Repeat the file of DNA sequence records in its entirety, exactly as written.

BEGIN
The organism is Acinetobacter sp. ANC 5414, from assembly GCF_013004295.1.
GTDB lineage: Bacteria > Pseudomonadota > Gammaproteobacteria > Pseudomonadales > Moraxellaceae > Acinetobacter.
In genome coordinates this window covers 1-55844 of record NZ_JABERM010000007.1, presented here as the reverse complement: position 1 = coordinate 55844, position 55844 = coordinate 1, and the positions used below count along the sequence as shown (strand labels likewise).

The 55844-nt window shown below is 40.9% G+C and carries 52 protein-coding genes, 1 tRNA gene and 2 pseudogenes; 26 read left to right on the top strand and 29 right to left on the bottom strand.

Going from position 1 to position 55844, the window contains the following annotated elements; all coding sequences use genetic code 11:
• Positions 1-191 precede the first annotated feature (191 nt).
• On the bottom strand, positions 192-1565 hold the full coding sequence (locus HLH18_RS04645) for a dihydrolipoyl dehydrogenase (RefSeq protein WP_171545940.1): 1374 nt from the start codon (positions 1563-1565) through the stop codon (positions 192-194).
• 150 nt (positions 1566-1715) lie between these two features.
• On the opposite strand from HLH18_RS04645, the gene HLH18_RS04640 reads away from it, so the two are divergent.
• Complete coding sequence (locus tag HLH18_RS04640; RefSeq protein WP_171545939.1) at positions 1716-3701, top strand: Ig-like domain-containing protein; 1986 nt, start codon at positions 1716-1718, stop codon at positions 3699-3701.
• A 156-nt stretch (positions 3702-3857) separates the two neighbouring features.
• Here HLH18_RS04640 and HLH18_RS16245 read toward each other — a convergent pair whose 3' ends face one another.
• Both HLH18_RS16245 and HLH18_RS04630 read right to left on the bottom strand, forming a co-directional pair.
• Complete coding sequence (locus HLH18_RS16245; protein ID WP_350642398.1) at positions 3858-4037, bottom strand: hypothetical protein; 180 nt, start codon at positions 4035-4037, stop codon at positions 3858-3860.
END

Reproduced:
The organism is Acinetobacter sp. ANC 5414, from assembly GCF_013004295.1.
GTDB lineage: Bacteria > Pseudomonadota > Gammaproteobacteria > Pseudomonadales > Moraxellaceae > Acinetobacter.
In genome coordinates this window covers 1-55844 of record NZ_JABERM010000007.1, presented here as the reverse complement: position 1 = coordinate 55844, position 55844 = coordinate 1, and the positions used below count along the sequence as shown (strand labels likewise).

The 55844-nt window shown below is 40.9% G+C and carries 52 protein-coding genes, 1 tRNA gene and 2 pseudogenes; 26 read left to right on the top strand and 29 right to left on the bottom strand.

Going from position 1 to position 55844, the window contains the following annotated elements; all coding sequences use genetic code 11:
• Positions 1-191 precede the first annotated feature (191 nt).
• On the bottom strand, positions 192-1565 hold the full coding sequence (locus HLH18_RS04645) for a dihydrolipoyl dehydrogenase (RefSeq protein WP_171545940.1): 1374 nt from the start codon (positions 1563-1565) through the stop codon (positions 192-194).
• 150 nt (positions 1566-1715) lie between these two features.
• On the opposite strand from HLH18_RS04645, the gene HLH18_RS04640 reads away from it, so the two are divergent.
• Complete coding sequence (locus tag HLH18_RS04640; RefSeq protein WP_171545939.1) at positions 1716-3701, top strand: Ig-like domain-containing protein; 1986 nt, start codon at positions 1716-1718, stop codon at positions 3699-3701.
• A 156-nt stretch (positions 3702-3857) separates the two neighbouring features.
• Here HLH18_RS04640 and HLH18_RS16245 read toward each other — a convergent pair whose 3' ends face one another.
• Both HLH18_RS16245 and HLH18_RS04630 read right to left on the bottom strand, forming a co-directional pair.
• Complete coding sequence (locus HLH18_RS16245; protein ID WP_350642398.1) at positions 3858-4037, bottom strand: hypothetical protein; 180 nt, start codon at positions 4035-4037, stop codon at positions 3858-3860.